By Steve Smith GLOBE STAFF (April 21, 2016) – Thinking about jazz, certain cities come to mind instantly: New York City, New Orleans, and Chicago, maybe Philadelphia, St. Louis, and Los Angeles. Boston, too, deserves a spot on the list, having nurtured legendary artists, bustling clubs, thriving schools, and storied personalities.
Still, even admirers can have a hard time putting together all the pieces, which is where advocacy comes in. Nat Hentoff, the Roxbury-born éminence grise of American jazz critics, wrote in a 2011 Jazz Times column about jazz advocacy groups that “there’s always been a gaping hole: no such celebratory organization in Boston, where I was deeply involved in the jazz scene throughout the 1940s and early ’50s, until I moved to New York in 1953.”
The topic of his essay was Jazz Boston, five years old and already starting to make a difference. The organization was conceived by Boston Herald critic Bob Young, who established it in 2006 with Pauline Bilsky, a communications consultant and the longtime manager of the composer and instrumentalist Henry Threadgill.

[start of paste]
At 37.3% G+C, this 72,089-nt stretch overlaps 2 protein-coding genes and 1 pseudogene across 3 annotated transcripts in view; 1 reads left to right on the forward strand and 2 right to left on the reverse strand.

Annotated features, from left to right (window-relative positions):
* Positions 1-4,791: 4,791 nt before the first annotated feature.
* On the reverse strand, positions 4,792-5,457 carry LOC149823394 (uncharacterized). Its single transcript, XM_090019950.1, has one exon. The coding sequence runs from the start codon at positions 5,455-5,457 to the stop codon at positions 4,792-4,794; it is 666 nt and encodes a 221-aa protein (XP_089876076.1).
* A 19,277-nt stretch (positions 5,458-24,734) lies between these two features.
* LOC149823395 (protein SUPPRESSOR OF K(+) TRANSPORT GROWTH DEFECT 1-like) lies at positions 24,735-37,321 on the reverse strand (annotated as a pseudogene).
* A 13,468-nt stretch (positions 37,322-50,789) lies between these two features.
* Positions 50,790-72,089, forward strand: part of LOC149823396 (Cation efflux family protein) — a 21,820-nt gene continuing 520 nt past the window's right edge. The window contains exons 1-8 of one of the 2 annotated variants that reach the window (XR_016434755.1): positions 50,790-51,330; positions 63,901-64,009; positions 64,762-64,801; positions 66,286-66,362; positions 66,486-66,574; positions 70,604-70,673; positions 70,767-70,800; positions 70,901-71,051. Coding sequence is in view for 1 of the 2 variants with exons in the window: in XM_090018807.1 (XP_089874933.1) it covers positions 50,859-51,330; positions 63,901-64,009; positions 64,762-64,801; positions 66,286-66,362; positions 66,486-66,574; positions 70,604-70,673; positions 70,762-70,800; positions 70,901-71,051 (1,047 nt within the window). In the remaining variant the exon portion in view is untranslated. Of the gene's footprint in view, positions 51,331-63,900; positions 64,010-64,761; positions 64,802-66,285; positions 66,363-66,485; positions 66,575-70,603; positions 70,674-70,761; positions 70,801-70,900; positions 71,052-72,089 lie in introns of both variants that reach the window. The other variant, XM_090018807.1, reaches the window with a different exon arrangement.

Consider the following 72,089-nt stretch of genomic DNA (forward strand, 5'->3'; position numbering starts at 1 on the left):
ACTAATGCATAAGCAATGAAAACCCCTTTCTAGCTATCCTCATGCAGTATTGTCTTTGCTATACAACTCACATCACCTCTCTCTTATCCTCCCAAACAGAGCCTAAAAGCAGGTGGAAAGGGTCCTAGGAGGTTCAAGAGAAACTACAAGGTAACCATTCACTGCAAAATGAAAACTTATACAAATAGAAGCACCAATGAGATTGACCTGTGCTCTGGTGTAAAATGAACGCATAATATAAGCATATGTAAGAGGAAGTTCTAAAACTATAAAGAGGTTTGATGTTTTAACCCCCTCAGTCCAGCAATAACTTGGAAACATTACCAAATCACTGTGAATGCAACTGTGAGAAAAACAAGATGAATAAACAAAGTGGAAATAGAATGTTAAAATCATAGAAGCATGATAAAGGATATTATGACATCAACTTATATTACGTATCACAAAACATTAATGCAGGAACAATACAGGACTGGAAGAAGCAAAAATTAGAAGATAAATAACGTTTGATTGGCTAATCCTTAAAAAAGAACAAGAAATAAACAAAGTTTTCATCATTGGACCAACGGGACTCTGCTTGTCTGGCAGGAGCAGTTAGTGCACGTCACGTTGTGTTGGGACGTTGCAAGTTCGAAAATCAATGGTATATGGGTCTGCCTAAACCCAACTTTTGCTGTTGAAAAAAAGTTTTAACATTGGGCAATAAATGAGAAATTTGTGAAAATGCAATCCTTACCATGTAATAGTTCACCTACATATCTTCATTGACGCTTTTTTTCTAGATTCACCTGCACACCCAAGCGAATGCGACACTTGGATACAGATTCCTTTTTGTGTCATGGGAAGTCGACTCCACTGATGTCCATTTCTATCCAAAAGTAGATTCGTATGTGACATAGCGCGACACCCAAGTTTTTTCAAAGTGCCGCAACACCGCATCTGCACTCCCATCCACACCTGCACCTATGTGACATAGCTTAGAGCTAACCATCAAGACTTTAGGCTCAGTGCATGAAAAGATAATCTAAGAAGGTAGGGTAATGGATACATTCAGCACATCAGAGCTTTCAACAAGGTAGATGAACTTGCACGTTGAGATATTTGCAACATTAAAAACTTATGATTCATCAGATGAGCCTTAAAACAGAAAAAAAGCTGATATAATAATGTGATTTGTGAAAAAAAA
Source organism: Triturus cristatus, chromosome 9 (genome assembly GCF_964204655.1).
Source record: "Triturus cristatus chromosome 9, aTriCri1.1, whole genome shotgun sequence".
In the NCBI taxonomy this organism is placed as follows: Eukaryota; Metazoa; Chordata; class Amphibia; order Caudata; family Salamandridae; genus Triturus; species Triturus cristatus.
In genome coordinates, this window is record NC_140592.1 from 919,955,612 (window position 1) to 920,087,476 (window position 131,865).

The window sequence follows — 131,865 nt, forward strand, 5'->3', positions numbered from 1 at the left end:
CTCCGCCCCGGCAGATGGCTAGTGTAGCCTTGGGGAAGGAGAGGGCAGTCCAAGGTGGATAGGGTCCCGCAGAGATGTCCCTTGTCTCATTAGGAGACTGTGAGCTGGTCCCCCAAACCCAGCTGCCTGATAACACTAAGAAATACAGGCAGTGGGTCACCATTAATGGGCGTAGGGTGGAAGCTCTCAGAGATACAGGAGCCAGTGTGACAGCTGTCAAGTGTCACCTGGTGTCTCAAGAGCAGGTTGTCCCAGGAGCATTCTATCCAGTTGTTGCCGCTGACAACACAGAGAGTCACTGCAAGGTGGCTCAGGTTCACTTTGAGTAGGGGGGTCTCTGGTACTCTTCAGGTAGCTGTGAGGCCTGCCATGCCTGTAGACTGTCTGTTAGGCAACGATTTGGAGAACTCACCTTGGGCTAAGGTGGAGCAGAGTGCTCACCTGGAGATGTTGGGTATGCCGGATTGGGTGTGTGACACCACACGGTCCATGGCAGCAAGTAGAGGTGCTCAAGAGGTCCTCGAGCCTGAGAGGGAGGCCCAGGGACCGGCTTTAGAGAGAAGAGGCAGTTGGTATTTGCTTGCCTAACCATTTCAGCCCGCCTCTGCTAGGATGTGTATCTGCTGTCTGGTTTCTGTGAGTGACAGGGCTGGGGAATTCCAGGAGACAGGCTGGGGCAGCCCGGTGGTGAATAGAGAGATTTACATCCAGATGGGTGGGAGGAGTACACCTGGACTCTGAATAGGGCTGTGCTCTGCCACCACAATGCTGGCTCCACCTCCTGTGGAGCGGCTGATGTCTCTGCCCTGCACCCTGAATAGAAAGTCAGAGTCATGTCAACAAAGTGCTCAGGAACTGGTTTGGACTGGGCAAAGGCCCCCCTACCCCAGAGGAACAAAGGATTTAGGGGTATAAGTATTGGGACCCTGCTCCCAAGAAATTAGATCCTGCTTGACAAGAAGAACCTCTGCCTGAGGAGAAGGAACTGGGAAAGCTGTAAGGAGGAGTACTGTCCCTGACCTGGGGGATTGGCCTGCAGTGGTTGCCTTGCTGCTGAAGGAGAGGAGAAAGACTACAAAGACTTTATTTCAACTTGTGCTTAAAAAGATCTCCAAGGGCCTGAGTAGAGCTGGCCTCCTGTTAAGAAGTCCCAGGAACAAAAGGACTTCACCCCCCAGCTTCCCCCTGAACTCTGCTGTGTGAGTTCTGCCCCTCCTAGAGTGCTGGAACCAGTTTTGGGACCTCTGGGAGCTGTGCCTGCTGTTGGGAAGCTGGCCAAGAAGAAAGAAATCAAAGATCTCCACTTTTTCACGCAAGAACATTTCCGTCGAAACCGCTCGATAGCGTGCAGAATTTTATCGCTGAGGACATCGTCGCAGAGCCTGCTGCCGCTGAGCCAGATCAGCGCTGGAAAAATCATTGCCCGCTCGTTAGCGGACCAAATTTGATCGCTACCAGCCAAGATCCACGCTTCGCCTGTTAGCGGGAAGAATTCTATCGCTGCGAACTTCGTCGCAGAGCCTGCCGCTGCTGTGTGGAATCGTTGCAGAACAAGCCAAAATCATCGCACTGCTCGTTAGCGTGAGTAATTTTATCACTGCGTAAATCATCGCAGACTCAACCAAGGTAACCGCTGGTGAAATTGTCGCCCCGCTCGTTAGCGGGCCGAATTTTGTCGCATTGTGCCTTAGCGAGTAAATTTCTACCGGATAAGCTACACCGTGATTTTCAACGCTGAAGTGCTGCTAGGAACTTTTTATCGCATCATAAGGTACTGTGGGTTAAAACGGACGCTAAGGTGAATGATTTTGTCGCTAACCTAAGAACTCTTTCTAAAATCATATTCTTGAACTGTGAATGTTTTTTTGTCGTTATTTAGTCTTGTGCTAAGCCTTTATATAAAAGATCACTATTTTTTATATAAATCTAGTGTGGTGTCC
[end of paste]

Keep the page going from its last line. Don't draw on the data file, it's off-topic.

Jazz Boston’s achievements have continued apace since Hentoff’s salute. This week — a week, incidentally, in which Threadgill was awarded the Pulitzer Prize for Music — Jazz Boston celebrates its 10th anniversary in tandem with Jazz Week ’16, a 10-day festival comprising more than 200 events, including free pop-up concerts scattered around town for International Jazz Day on April 30.
A recent interview with Bilsky, jazz impresario and board member Fred Taylor, and Emmett G. Price III, the pianist, composer, and minister recently appointed Jazz Boston’s CEO and chairman of the board, began with an explanation of the impulse that prompted Young to conceive Jazz Boston. (Young, no longer active on the Jazz Boston board, continues to serve as an adviser.)
“He looked around and saw a very big, very diverse jazz scene, but none of the parts ever came together,” Bilsky said, seated with Price and Taylor around a table at Scullers, the Doubletree Suites Hotel jazz club that Taylor books, slated to move this year to a larger space on the ground floor.
“It was the connecting that was the very first thought,” she continued, “to connect all the parts of the jazz scene and make it stronger.”
Nodding in assent, Price and Taylor mentioned other organizations that had blazed a trail for Jazz Boston, including the Boston Jazz Society and the Jazz Coalition.
“They were geographically dispersed, and the venues and the journalists and the media and the musicians, they never really got together,” Bilsky said. “